The New York Times signs on: The first reports of Jeffrey Epstein's death appeared on Saturday, August 10.
Instantly, the nation was confronted with the idiocy of Donald J. Trump.
In the absence of any evidence, Donald J. Trump encouraged the rubes to believe that certain events had occurred. That was typical, destructive conduct by Trump.
That was a typical gong-show coming from Trump. That said, Walter Kirn had actually beaten him to it!
According to the leading authority on his life, Kirn is a 57-year-old Princeton grad. Beyond that, he's "an American novelist, literary critic, and essayist.
"He is the author of eight books, most notably Up in the Air, which was made into a film of the same name starring George Clooney."
Kirn is also a bit of go-to guy at the New York Times. Next Sunday (August 25), this double review by Kirn is scheduled to appear on the front page of the high-profile Book Review section.
Yesterday (August 18), this intriguing essay by Kirn appeared in the high-profile Sunday Review.
The essay is intriguing because of what it says about the Times, our liberal tribe's paper of record. In Kirn's essay, he rants and raves about Epstein's death. The Times ran the unintelligent and thus illustrative piece beneath this unusual headline:
Why I Dabble in Jeffrey Epstein Conspiracy TheoriesA person could imagine an intelligent essay appearing beneath a headline like that. That didn't happen in this case—but then, Kirn had beaten Trump to the punch in the matter of Epstein blather.
In yesterday's essay, Kirn says he does believe that Neil Armstrong walked on the moon. Beyond that, he describes himself as "a lifelong journalist who believes in waiting for the facts before reaching grand conclusions."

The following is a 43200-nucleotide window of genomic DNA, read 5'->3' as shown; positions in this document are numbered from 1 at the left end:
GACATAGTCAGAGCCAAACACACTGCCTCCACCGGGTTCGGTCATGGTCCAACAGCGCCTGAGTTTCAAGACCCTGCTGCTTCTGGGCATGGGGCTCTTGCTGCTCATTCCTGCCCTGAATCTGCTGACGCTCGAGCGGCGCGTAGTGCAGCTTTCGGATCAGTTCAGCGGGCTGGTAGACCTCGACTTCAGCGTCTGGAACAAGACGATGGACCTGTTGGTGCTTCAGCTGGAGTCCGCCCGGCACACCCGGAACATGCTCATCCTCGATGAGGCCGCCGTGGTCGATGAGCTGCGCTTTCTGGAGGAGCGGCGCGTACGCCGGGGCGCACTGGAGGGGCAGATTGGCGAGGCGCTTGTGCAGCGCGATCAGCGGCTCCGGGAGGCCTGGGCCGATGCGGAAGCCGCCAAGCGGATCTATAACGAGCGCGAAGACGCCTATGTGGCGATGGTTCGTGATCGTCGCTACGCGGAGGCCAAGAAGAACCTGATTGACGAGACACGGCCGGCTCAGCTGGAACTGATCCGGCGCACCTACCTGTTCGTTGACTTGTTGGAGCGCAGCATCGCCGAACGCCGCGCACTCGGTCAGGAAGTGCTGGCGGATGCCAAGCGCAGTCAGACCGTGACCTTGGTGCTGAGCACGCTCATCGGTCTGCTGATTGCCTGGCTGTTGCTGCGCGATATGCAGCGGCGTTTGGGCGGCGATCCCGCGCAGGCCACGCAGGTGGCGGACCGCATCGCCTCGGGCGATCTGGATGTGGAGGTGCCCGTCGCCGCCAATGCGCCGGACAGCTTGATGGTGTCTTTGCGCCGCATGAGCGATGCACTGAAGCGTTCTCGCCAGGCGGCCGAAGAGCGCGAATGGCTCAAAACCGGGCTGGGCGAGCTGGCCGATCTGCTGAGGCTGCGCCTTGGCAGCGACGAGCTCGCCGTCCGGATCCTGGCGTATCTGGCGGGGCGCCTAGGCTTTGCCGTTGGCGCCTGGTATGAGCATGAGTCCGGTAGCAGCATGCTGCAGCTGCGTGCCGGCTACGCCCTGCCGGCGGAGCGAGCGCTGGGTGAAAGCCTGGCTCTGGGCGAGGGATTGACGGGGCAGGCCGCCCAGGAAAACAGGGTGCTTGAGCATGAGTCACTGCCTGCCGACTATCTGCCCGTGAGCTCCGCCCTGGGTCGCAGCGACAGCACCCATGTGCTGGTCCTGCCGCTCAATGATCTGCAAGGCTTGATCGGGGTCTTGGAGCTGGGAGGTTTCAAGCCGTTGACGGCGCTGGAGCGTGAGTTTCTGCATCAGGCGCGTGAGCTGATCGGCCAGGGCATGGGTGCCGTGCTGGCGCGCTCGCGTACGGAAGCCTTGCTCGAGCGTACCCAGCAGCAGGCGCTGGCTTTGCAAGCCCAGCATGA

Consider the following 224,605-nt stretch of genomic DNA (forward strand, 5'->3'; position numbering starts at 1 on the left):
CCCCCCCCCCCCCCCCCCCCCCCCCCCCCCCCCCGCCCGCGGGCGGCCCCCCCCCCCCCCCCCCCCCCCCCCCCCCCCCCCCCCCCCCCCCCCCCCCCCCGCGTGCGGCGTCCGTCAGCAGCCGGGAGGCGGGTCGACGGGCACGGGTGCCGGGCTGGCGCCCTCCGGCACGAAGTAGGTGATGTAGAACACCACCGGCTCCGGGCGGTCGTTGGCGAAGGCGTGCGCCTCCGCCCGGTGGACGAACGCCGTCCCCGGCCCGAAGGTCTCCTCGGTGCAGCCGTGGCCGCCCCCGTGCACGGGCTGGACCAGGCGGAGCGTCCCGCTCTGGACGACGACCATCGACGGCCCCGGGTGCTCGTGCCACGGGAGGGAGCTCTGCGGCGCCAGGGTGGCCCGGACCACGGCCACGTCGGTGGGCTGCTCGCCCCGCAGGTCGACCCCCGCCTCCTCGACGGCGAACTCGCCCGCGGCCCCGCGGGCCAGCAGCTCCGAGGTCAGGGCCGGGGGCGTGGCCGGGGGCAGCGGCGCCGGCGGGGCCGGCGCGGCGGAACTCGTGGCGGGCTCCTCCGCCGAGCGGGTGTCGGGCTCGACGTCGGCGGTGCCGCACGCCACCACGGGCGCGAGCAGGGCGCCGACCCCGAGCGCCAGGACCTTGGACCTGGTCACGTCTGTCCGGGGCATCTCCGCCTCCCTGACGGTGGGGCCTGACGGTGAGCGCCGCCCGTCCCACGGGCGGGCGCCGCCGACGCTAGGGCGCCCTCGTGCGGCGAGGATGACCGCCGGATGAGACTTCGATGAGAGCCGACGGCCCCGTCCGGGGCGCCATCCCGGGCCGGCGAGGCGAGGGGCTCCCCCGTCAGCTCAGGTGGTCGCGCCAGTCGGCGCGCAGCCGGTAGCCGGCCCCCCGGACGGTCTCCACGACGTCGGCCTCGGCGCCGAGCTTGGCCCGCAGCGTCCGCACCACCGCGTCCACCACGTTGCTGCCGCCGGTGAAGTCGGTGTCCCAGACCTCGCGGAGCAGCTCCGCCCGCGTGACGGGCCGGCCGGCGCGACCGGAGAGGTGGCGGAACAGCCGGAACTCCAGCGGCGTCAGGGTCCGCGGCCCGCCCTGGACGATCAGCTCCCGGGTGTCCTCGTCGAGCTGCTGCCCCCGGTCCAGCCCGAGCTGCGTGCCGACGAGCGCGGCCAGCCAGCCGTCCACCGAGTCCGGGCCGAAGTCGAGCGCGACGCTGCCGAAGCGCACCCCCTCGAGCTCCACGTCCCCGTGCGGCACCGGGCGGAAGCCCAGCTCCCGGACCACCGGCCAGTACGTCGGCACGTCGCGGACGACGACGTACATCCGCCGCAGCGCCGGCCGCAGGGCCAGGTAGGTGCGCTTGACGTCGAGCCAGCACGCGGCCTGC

We're not sure why he describes himself that way. Way back on Friday, August 9, one day before we were told that Epstein had died, Kirn had managed to tweet this out, offering no source for his statement:
KIRN (8/9/19): So Jeffrey Epstein, among his many lucky breaks, “won” a 29 million dollar Powerball lottery. Nice. Someone has to, I guess. May as well be the billionaire providing you the politician/CEO with children to have have sex with. I mean, favors cut both ways.As we said, Kirn provided no source for this exciting factual claim. By the next day, the world had been told that Epstein was dead. Apparently in response to this report, Kirn thrill-tweeted this:
KIRN (8/10/19): My only problem with ‘conspiracy theories’ is that they don’t go far enough.The next day, Kirn retweeted his wife, Amanda Fortini. As retweeted by Kirn, Fortini had offered this:
FORTINI (8/11/19): Today is maybe a good day to remind people that the first officer who breached Paddock’s room after the Las Vegas shooting neglected to activate his body camera. We are always missing the key footage.The key word there is "always." In reality, we're always missing the key footage, except in the million and one cases where, alas, we aren't.
As Trump began to toy with the gullible, Kirn complained that conspiracy theories don't go far enough. In some cases, this will turn out to be true.
In other cases, though, it won't. Consider that Powerball haul by Epstein, the score you'd never heard about right to this very day.
Did Epstein win a Powerball lottery, as Kirn excitedly tweeted? If so, what might it all mean?
As noted, Kirn gave no source for the thrilling claim—so yesterday, we turned to the Google machine. The few links for "JEFFREY EPSTEIN POWERBALL" tended to go to sites like Free Republic and The Daily Stormer, but one link went to Bloomberg News, where we found Joe Nocera, back in July, chuckling and rolling his eyes in the manner shown below.
In a lengthy report, Nocera had tried to determine where Epstein got all his money. He wrote his piece in a Q-and-A format. Chuckling, he ended with this:
NOCERA (7/17/19): Did Epstein win the Powerball lottery while he was in prison?Nocera said the claim was bunk. Did Epstein suspiciously score all that lottery dough? Nocera says he did not.
It’s not a completely crazy question. In August 2008, shortly after Epstein began his 13-month prison sentence in Florida, an entity called the Zorro Trust submitted the winning ticket for an $85 million jackpot. The ticket had been bought at a convenience store in Altus, Oklahoma. (The trust took the money as a lump sum, which came to $29.3 million after taxes.)